Prospect of a Team GB football team at Tokyo 2020 looks more likely
The prospect of Team GB competing in the Olympic football tournament at Tokyo 2020 looks more likely after the home nations held talks on the issue before the UEFA congress in Athens on Wednesday.
The chairmen and chief executives of the four British football associations met for what new Football Association chairman Greg Clarke described as "four equal countries having a discussion".
And Clarke said they will continue to discuss the matter annually after years of not talking to each other, for reasons he said nobody could remember.
Team GB fielded Olympic football teams at London 2012 for the first time in more than five decades but no attempt was made to repeat the experiment for Rio, with the Football Association of Wales, Irish Football Association and Scottish Football Association worried that any move to play as a unified team could tempt FIFA to reconsider their independent status.
But FA chief executive Martin Glenn believes that is no longer a concern.
"FIFA has indicated that it's not a problem," said Glenn shortly after the vote to elect Aleksander Ceferin as new UEFA president.
"The big fear in the past was that if we did it we would jeopardise our independent country status. But that was sorted out under (former FIFA president Sepp) Blatter actually and (new president) Gianni Infantino has reinforced it.
"So that's not the issue. The issue is the individual interests of each home nation.
"There's a Great Britain interest, of which we're all part, but does it suit the individual interest of (each) home nation? And that's what we're going to work through."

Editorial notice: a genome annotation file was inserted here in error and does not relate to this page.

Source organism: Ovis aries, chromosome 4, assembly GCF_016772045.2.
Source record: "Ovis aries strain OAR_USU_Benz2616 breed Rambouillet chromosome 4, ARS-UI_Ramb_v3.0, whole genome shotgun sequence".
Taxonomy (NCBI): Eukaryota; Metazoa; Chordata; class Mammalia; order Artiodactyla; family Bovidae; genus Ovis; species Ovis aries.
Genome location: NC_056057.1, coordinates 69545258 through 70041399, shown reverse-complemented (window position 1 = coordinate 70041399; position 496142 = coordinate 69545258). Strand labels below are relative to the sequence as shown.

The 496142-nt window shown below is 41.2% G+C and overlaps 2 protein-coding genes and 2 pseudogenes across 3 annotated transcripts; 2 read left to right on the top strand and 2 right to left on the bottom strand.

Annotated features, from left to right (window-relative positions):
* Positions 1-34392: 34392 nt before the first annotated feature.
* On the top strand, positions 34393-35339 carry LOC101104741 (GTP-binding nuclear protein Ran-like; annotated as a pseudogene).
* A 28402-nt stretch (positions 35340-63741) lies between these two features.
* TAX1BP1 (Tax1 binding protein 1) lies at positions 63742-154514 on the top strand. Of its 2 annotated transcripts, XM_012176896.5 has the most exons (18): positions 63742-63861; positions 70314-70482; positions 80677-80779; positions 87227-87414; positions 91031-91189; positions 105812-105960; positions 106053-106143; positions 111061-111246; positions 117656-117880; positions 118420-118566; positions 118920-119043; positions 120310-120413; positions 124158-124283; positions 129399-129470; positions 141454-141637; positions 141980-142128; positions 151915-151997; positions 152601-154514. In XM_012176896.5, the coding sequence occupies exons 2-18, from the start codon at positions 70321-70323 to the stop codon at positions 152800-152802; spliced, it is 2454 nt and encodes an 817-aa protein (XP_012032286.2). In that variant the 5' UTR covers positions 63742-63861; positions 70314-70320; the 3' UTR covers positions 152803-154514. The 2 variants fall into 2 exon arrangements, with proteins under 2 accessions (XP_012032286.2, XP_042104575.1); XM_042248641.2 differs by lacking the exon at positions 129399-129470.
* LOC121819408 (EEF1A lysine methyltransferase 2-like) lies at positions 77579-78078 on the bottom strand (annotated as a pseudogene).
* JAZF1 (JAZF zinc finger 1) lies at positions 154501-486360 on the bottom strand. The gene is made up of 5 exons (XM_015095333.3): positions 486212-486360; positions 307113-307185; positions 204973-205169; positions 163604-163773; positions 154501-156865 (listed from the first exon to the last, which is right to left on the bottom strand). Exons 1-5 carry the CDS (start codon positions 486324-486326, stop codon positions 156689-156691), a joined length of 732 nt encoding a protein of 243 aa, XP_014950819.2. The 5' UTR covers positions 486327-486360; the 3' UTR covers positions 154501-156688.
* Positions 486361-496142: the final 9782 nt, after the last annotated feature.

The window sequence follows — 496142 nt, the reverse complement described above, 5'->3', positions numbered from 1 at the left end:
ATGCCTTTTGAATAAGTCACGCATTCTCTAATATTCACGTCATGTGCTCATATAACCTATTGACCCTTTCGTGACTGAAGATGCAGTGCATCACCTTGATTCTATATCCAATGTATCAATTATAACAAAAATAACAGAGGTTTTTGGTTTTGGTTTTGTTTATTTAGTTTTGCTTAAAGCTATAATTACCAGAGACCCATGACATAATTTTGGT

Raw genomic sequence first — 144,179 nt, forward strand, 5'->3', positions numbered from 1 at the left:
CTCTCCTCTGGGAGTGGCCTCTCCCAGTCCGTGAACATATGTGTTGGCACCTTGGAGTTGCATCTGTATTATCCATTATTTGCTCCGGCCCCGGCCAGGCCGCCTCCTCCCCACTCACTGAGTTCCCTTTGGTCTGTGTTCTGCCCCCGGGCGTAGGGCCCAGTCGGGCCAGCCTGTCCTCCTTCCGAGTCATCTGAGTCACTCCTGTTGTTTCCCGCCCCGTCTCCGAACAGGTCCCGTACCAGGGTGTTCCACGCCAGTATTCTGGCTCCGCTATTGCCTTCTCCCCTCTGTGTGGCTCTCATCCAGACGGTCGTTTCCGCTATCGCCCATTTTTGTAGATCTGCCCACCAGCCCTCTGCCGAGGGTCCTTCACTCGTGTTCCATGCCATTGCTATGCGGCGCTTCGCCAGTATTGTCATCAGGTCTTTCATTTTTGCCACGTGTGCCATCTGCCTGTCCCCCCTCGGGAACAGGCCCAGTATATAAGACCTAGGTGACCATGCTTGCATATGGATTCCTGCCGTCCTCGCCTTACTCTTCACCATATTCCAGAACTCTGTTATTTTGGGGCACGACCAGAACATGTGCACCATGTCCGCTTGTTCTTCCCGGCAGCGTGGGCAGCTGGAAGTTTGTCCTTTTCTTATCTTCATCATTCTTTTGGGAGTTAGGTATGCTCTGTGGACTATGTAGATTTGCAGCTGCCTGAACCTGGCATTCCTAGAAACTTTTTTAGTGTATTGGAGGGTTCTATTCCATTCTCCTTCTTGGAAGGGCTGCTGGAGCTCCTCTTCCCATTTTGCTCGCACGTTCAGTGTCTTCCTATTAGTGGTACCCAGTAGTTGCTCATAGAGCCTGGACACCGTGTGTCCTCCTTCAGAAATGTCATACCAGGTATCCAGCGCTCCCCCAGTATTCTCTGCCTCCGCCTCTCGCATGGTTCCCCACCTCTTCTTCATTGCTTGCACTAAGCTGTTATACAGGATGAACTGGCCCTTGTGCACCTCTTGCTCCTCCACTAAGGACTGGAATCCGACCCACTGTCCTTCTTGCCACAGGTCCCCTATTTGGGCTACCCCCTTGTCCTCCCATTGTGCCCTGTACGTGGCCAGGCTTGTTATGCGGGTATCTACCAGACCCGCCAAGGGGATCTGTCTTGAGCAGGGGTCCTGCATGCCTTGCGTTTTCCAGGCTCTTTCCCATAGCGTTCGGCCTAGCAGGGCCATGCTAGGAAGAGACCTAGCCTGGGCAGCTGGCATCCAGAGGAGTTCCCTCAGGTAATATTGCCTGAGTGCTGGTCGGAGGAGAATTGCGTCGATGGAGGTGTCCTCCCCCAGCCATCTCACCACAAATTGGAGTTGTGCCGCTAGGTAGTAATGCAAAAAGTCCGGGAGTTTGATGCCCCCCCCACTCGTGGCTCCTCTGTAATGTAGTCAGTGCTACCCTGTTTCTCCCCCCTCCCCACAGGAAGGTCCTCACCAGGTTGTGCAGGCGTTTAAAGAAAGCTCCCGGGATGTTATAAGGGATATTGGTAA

This will be welcomed by the British Olympic Association, which was particularly upset in Rio that it had been unable to field a women's team. In his end-of-Games review, BOA chief executive Bill Sweeney said he thought a genuine medal shot had been squandered.
That frustration was and still is shared by the players who would have made up the women's squad, the majority of them coming from the England side that finished third at the 2015 Women's World Cup.
But the perception the team would be a rebranded England side is one of the reasons the other nations have been reluctant to sanction the idea, although that is clearly not so much of an issue for the men's team, with Northern Ireland and Wales outperforming England at this summer's European Championships.
The Northern Irish, Scots and Welsh have other concerns, though, with the FA's status as the BOA's designated governing body being another bone of contention, although Clarke has already said he is willing to see that rotated between the four associations.
The former English Football League chairman, who is only nine days into his new role, has also suggested there could be a minimum number of places for players and staff from each country, and the manager's position could also be rotated.
Despite this, Press Association Sport understands there is still considerable opposition to the idea of fielding a men's team, not least from the clubs who are reluctant to see more of their players involved in international summer tournaments.
It is also not clear that the FA is that excited about the men's competition, which remains something of muddle as it is an under-23 tournament with three over-age players allowed.
Even Infantino recently described it as "neither fish nor fowl" and said revising it with the International Olympic Committee was one of his priorities.